1 PJI 9 | NOTE-TAKING BY JURORS
If you wish, you may take notes during the presentation of evidence, the summations of attorneys at the conclusion of the evidence, and during my instructions to you on the law. My Courtroom deputy will arrange for pens, pencils, and paper. Remember that your notes are for your own personal use -- they are not to be given or read to anyone else.
As you see, we have a court reporter here who will be transcribing the testimony during the course of the trial. But you should not assume that the transcripts will be available for your review during your deliberations. Nor should you consider notes that you or fellow jurors may take as a kind of written transcript. Instead, as you listen to the testimony, keep in mind that you will be relying on your recollection of that testimony during your deliberations. Here are some other specific points to keep in mind about note taking:
1. Note-taking is permitted, not required. Each of you may take notes. No one is required to take notes.
2. Be brief. Do not try to summarize all of the testimony. Notes are for the purpose of refreshing memory. They are particularly helpful when dealing with measurements, times, distances, identities, and relationships. Overuse of note-taking may be distracting. You must determine the credibility of witnesses; so you must observe the demeanor and appearance of each person on the witness stand. Note-taking must not distract you from that task. If you wish to make a note, you need not sacrifice the opportunity to make important observations. You may make your note after having made an observation.
3. Do not use your notes, or any other juror’s notes, as authority to persuade fellow jurors. In your deliberations, give no more and no less weight to the views of a fellow juror just because that juror did or did not take notes. As I mentioned earlier, your notes are not official transcripts. They are not evidence, and they are by no means a complete outline of the proceedings or a list of the highlights in the trial. They are valuable, if at all, only as a way to refresh your memory. Your memory is what you should be relying on when it comes time to deliberate and render your verdict in this case. You therefore are not to use your notes as authority to persuade fellow jurors of what the evidence was during the trial. Notes are not to be used in place of the evidence.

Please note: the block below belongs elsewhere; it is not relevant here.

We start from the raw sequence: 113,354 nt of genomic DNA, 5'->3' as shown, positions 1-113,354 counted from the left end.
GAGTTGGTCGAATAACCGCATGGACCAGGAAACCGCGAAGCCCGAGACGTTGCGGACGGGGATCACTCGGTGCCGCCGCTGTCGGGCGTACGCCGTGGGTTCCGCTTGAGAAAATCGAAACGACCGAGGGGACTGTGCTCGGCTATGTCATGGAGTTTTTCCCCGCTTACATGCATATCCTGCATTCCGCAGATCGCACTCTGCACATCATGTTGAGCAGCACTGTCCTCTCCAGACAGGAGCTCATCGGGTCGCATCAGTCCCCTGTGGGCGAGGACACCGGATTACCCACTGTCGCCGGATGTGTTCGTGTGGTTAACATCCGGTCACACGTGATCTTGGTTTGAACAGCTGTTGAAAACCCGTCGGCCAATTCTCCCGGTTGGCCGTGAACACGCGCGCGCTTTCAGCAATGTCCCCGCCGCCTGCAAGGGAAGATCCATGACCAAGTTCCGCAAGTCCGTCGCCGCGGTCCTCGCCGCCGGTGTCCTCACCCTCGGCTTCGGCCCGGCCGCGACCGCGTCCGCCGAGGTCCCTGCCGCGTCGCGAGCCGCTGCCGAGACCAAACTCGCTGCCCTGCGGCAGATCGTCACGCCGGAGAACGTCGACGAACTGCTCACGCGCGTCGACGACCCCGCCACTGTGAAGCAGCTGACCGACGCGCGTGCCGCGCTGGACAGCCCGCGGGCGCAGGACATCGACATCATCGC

4. Do not take your notes away from court. I repeat, at the end of each day, please leave your notes in the jury room. [Describe logistics of storing and securing notes, for example: “If you do take notes, take them with you each time you leave the courtroom and please leave them in the jury room when you leave at night. At the conclusion of the case, after you have used your notes in deliberations, a court officer will collect and destroy them, to protect the secrecy of your deliberations.”]
As you see, we have a court reporter here who will be transcribing the testimony during the course of the trial. But you should not assume that the transcripts will be available for your review during your deliberations. You must pay close attention to the testimony as it is given.
You may not take notes during the course of the trial. There are several reasons for this. It is difficult to take notes and, at the same time, pay attention to what a witness is saying and the witness’s manner while testifying. One of the reasons for having a number of persons on the Jury is to gain the advantage of your individual and collective memories so that you can then deliberate together at the end of the trial and reach agreement on the facts. While some of you might feel comfortable taking notes, other members of the Jury may not feel as comfortable and may not wish to do so. Notes might be given too much weight over memories, especially the memories of those who do not take notes. So, for those reasons, I ask that you not take notes during the trial.
Option 1 is derived from the instruction used by District Courts in Delaware. Slight variations are found in First Circuit (Criminal) 1.08 and Eleventh Circuit (Criminal) 3.1. For other variations, see Fifth Circuit 2.21 and Eighth Circuit 1.04.
Option 2 is derived from Eleventh Circuit (Criminal) 3.2. For a slight variation, see Fifth Circuit (Criminal) 1.02.
In United States v. Maclean, 578 F.2d 64 (3d Cir. 1978), the court held that the trial judge has discretion to allow jurors to take notes. It stated that if note-taking is permitted, jurors must be instructed that the notes are only aids to memory, that they are not conclusive, and they are not to be given precedence over a juror’s independent recollection of the facts. See also American Bar Association, Civil Trial Practice Standards (2007) (court ordinarily should permit jurors to take notes, but should also give a cautionary instruction that notetaking is not required and that notes are not to be used in place of the evidence).
The instruction notes that the jurors should not assume that a transcript of testimony will be available to them during deliberations. It does not say absolutely that transcripts will not be provided. This instruction is in accordance with United States v. Bertoli, 40 F.3d 1384 (3d Cir. 1994), where the court held that when the trial court decides to provide testimony to the jury during deliberations, it has discretion to do so by providing a transcript. See generally Comment 3.3.
(Last Updated October 2017)
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